‘Blood Clots’ Lets it Flow

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Anthologies can be tricky things. No film is created equal, and that goes double for short films; but Blood Clots is a surprising combo of films that gives the audience a little bit of everything, while sacrificing nothing.
We start out with Freedom Cinema’s Hell of a Day, which takes place during a zombie apocalypse in rural Australia. It asks the question, “If you were trapped in a cellar, with a corpse, what would you do?” It’s not a question you would often think about. Instead of putting the focus on fighting an army of the undead, the focus is on the sole survivor of the story as she hunkers down in a cellar with a rotting body beside her. As the days pass, her mind fades, until she herself becomes a mindless zombie of her own. With a creepy, abandoned feeling straight from the get, Hell of a Day puts right where you want to be at the start of a horror movie marathon. Huge nod to the makeup department as well, who really added their own flair to the design of the zombies. (Check out the dangling arm! Trust me!)
Clot #2, Never Tear Us Apart from Sid Zaddorlin, is probably the weakest of the 7 short films. Two buddies (I assume,) rent an AirBnb for the weekend (I assume,) only to find the owners are cannibals. The twist ends with strange socket-shaped lumps on necks, all sorts of hugs and blood. What I am trying to say here is that the set up is confusing, and so is the ending. There is much screaming of lines from one character, and with it being such a short film you get yanked around so much mentally that you are left unfulfilled. This one could do with an additional 5-10 minutes to clear up a few things, and conclude a few things.
Martin Pick’s Blue Moon reminds me of another favorite short of mine, T is for Torture, by the Soska Sisters for ABC’s of Death. A scared Romanian girl has been hired by a sleazy porn company for some serious degradation in exchange for a couple bucks. The van is boarded on the inside, there’s a half dozen people advancing on her in the dark woods kind of kinky. Too bad for the oily producer and his cast, though, he chose to shoot during a full moon. What follows is several minutes of the goriest werewolf carnage you could hope for, sensitive appendages caught in doors, and overall you are left feeling a strange sense of justice served and girl power. Blue Moon takes “dogging” to a whole new level.
Now don’t judge me for saying that Luke Asa Guidici’s Time To Eat gave me warm fuzzies. I was first taken aback at how easily the actors in this one conveyed every single beat without uttering a word. The sweetest, every day moment of a mother calling her child in to supper takes on a whole new form with Time To Eat, and will leave you smiling in spite of yourself.
Clot #5, Still, written and directed by Carl Timms, takes over control with its dark humor reminiscent of classics like Shaun of the Dead. Our protagonist is a human statue, who remains frozen in the middle of a frenzied zombie feeding, commentating about everything from the cramp in his leg to the fate of his fellow street performers. Locked in a staring match with a suspicious zombie, he bemoans his choice of profession, and considers his possibilities of escape. The clever, dark wit of this film is backed up by makeup effects from Shaun artist Shaun Conran and stars Joe Capella as our golden-faced hero.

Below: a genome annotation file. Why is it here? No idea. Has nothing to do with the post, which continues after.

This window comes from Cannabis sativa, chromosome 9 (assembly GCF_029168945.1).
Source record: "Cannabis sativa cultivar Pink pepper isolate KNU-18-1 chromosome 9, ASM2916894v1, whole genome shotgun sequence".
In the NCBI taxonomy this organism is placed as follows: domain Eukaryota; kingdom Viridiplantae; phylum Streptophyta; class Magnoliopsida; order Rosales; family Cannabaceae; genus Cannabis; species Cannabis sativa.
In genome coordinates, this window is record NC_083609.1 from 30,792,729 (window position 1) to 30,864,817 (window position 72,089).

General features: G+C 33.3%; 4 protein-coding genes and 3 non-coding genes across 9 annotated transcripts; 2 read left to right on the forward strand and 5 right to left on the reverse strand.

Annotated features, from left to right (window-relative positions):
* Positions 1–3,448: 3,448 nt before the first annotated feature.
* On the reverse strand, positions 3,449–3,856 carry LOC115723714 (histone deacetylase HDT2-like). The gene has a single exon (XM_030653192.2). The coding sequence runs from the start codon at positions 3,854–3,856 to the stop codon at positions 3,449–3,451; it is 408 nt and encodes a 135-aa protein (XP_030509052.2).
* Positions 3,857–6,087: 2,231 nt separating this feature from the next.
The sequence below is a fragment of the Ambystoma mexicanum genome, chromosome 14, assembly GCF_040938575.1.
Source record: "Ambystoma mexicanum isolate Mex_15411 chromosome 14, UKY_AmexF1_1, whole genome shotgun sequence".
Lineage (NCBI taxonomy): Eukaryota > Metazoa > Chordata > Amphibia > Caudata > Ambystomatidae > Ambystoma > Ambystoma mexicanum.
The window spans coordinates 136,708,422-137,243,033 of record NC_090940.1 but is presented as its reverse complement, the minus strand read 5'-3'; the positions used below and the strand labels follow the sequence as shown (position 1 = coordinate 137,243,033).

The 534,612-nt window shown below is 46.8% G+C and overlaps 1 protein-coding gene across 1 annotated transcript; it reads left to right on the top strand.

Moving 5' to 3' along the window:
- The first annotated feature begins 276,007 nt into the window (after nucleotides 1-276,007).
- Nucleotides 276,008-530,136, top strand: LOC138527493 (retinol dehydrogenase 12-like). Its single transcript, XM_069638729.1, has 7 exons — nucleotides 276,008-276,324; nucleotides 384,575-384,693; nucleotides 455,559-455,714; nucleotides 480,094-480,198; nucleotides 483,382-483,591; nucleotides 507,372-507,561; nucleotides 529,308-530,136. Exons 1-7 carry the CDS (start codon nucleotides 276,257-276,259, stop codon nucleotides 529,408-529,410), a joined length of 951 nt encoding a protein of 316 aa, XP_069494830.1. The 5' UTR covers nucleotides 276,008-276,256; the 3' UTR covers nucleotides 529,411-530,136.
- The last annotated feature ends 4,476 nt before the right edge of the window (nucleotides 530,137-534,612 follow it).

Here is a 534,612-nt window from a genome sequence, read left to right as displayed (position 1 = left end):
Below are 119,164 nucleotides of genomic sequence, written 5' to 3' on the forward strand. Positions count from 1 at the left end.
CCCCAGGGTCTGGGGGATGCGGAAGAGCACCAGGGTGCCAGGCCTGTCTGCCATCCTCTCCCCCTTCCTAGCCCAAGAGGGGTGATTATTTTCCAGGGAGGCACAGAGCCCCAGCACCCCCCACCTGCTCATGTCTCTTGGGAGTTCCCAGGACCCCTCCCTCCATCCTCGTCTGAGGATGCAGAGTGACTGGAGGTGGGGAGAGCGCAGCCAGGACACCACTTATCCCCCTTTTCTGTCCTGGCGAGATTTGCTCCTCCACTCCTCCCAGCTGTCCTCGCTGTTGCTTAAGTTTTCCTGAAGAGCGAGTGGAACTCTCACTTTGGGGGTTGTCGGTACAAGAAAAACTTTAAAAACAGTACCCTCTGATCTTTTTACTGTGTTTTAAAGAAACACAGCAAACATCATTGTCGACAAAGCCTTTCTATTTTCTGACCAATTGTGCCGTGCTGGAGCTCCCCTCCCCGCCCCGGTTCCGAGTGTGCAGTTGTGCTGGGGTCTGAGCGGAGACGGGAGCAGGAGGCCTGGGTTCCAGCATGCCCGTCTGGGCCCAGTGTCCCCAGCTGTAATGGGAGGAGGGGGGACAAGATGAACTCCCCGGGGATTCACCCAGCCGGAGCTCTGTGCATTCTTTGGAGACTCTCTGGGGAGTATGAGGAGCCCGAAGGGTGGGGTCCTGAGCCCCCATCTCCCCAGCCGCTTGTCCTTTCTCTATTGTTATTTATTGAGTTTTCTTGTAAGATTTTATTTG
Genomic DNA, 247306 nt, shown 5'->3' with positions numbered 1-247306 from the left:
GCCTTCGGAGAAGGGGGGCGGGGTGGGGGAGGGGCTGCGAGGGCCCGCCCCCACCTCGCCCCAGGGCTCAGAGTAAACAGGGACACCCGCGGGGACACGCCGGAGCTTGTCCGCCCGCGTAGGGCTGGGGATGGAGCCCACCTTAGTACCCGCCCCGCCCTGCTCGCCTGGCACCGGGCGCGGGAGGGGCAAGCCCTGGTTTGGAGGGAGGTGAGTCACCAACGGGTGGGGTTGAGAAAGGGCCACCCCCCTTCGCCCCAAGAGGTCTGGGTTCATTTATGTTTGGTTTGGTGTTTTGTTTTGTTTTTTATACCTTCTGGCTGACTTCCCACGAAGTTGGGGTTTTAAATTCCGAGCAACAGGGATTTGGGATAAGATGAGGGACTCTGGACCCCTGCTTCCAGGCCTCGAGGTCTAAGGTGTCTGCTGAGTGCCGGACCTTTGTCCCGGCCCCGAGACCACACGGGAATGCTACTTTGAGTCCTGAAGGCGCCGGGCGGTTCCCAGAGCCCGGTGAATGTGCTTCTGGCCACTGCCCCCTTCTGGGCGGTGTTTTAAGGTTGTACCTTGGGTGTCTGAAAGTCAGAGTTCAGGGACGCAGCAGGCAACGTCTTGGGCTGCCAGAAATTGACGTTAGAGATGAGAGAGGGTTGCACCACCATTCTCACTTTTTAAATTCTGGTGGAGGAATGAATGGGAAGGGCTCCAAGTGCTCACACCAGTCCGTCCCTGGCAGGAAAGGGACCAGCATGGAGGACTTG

Let’s go from London to the sandy beaches of Savannah, Georgia with Hellyfish next, written by Patrick Longsmith and directed by Longsmith and Robert McLean. Wow; this one really floored me on production. Out of all seven films, Hellyfish I believe should be looked at as the next feature to join the ranks of Snakes on a Plane, or Piranha 3-D. Despite its strange, Sucker Punch-looking intro with an
Iranian and Russian spy suddenly dives into a dazzling set of opening credits and comes out a cheesy, ready-to-go SyFy original. The spies had been looking for a decades-old H Bomb off the coast and it seems that the jellyfish have gotten a little extra oomph from it over the years. What is created are  mutant, man-eating jellyfish capable of crawling over land with their massive, tarantula tentacles. You’ve been duped. Though Longsmith was going for a metaphor on the state of foreign affairs in America? You were duped. Hellyfish isn’t about espionage, it’s cheesy B-Movie decadence. A fully-committed cast delivers all the expected beach movie tropes perfectly, from GTL Beach Bros to Jaws puns. Although it does end a bit too abruptly for my taste, that only gives me a bigger reason to beg Syfy to swipe this up as the next Sharknado franchise.
Finishing out our list is the seventh installment, The Call of Charlie. A classy dinner party being hosted by Brooke Smith (The Silence of the Lambs) is interrupted by an obnoxious couple inviting themselves over. Awkward, especially since the other couple who were actually invited are meeting for a blind date. Charlie has been single for too long, his friends think, and needs a companion. But the issue is that Charlie from work is a Lovecraftian Hell Monster. That doesn’t make him a person without value, though, and is just like us in a lot of ways. He knows how to bring just the right tasteful gift to the hosts, and gets nervous over someone he likes. He leaves gracious thank you cards, and enjoys good salmon. Although Charlie might be horrifying, and makes nearly impossible to watch him eat, he is still a person who deserves respect, something the party crashers struggle to deal with. A bit of a nod to accepting people as they are and equality for all wrapped in a dark, dry comedy, Nick Spooner’s The Call of Charlie is a great red wine at the end of a long line of horrific tidbits.
Find this freaky collection on Vimeo, or check out the trailer below

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